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Forside

Adolescent girls with illegally induced abortion in Dar es Salaam: the discrepancy between sexual behaviour and lack of access to contraception.

Publikation: Bidrag til tidsskriftTidsskriftartikelForskningfagfællebedømt

Standard

Adolescent girls with illegally induced abortion in Dar es Salaam: the discrepancy between sexual behaviour and lack of access to contraception. / Rasch, V; Silberschmidt, M; Mchumvu, Y; Mmary, V.

I: Reproductive Health Matters, Bind 8, Nr. 15, 2000, s. 52-62.

Publikation: Bidrag til tidsskriftTidsskriftartikelForskningfagfællebedømt

Harvard

Rasch, V, Silberschmidt, M, Mchumvu, Y & Mmary, V 2000, 'Adolescent girls with illegally induced abortion in Dar es Salaam: the discrepancy between sexual behaviour and lack of access to contraception.', Reproductive Health Matters, bind 8, nr. 15, s. 52-62.

APA

Rasch, V., Silberschmidt, M., Mchumvu, Y., & Mmary, V. (2000). Adolescent girls with illegally induced abortion in Dar es Salaam: the discrepancy between sexual behaviour and lack of access to contraception. Reproductive Health Matters, 8(15), 52-62.

Vancouver

Rasch V, Silberschmidt M, Mchumvu Y, Mmary V. Adolescent girls with illegally induced abortion in Dar es Salaam: the discrepancy between sexual behaviour and lack of access to contraception. Reproductive Health Matters. 2000;8(15):52-62.

Author

Rasch, V ; Silberschmidt, M ; Mchumvu, Y ; Mmary, V. / Adolescent girls with illegally induced abortion in Dar es Salaam: the discrepancy between sexual behaviour and lack of access to contraception. I: Reproductive Health Matters. 2000 ; Bind 8, Nr. 15. s. 52-62.

Bibtex

@article{6530be70b57411ddb04f000ea68e967b,
title = "Adolescent girls with illegally induced abortion in Dar es Salaam: the discrepancy between sexual behaviour and lack of access to contraception.",
abstract = "This article reports on a study of induced abortion among adolescent girls in Dar es Salaam, Tanzania, who were admitted to a district hospital in Dar es Salaam because of an illegally induced abortion in 1997. In the quantitative part of the study, 197 teenage girls (aged 14-19) were asked for socio-economic details, contraceptive knowledge/use, age at first intercourse and number of sexual partners. In the qualitative part, 51 teenage girls were interviewed in-depth about their relationships with their partners, sexual behaviour, contraceptive use and reasons for non-use, and why they became pregnant. The girls were sexually active at an early age and having sex mainly with men older than themselves. Although most of the girls were in love with and enjoyed sex with their partners, they also entered these relationships to obtain money or gifts in exchange for sex. Most were not using contraception or condoms though they were also at risk of STDs and HIV. These girls were getting pregnant expecting their boyfriends to marry them, or because they did not think they could become pregnant or failed to use contraception correctly. Most adolescent girls are not aware of the 1994 Tanzanian policy that gave them the right to seek family planning services and in practice these services are not being provided. There is a need for youth-friendly family planning services and to make abortion safe and legal, in order to reduce unwanted pregnancies and abortion-related complications and deaths among adolescent girls.",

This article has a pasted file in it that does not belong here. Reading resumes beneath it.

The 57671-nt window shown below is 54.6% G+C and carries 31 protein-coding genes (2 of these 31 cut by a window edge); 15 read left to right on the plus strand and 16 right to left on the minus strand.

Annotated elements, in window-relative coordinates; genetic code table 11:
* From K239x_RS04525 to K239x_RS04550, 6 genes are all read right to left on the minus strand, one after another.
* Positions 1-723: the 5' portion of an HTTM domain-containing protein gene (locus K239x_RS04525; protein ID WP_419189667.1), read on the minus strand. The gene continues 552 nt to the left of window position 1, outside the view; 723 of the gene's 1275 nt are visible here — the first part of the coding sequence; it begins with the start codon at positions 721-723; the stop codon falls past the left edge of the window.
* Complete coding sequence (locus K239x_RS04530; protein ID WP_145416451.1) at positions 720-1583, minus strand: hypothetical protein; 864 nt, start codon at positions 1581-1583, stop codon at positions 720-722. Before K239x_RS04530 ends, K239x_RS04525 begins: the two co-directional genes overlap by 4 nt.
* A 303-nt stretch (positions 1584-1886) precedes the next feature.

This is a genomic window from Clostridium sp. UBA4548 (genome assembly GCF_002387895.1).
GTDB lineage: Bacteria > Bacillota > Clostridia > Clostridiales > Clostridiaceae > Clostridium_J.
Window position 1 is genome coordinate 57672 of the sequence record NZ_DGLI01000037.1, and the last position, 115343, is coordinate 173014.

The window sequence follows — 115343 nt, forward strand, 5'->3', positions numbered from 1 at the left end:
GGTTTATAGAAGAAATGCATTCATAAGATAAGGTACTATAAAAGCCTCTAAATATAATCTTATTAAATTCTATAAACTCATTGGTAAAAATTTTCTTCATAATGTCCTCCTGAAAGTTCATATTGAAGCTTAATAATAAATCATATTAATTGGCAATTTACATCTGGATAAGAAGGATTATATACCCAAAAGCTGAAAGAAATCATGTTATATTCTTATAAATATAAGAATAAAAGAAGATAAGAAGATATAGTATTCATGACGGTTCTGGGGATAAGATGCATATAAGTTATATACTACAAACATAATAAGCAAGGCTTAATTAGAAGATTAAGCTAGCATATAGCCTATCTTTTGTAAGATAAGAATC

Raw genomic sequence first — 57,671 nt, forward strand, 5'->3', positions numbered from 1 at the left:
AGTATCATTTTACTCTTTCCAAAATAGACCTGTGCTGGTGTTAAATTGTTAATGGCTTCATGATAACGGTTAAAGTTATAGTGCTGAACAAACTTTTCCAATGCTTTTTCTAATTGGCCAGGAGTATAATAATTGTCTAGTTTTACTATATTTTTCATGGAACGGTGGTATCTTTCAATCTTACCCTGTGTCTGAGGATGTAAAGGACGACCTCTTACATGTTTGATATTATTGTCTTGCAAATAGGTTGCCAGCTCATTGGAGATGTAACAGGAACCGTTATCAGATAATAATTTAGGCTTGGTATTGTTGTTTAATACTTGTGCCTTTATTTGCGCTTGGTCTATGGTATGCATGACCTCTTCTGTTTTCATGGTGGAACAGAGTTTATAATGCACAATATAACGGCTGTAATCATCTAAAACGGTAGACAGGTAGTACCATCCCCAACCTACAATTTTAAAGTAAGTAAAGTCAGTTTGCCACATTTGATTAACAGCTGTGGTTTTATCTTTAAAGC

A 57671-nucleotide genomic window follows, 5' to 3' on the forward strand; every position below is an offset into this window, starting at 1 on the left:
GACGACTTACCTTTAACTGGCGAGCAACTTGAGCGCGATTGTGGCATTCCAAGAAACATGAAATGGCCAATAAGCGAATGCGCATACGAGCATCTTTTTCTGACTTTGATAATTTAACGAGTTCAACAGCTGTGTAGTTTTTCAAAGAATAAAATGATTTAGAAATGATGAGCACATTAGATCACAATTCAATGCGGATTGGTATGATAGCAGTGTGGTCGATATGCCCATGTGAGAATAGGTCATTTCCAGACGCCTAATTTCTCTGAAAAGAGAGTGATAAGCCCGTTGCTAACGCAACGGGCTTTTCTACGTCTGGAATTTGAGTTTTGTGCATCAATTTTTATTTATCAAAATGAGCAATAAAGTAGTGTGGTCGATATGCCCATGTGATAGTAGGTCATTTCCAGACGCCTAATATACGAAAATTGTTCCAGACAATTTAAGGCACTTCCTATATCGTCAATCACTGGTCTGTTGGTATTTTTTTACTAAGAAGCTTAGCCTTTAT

author = "V Rasch and M Silberschmidt and Y Mchumvu and V Mmary",
note = "Keywords: Abortion, Criminal; Adolescent; Adult; Family Planning Services; Female; Health Knowledge, Attitudes, Practice; Health Services Accessibility; Humans; Pregnancy; Pregnancy in Adolescence; Sexual Behavior; Tanzania",
year = "2000",
language = "English",
volume = "8",
pages = "52--62",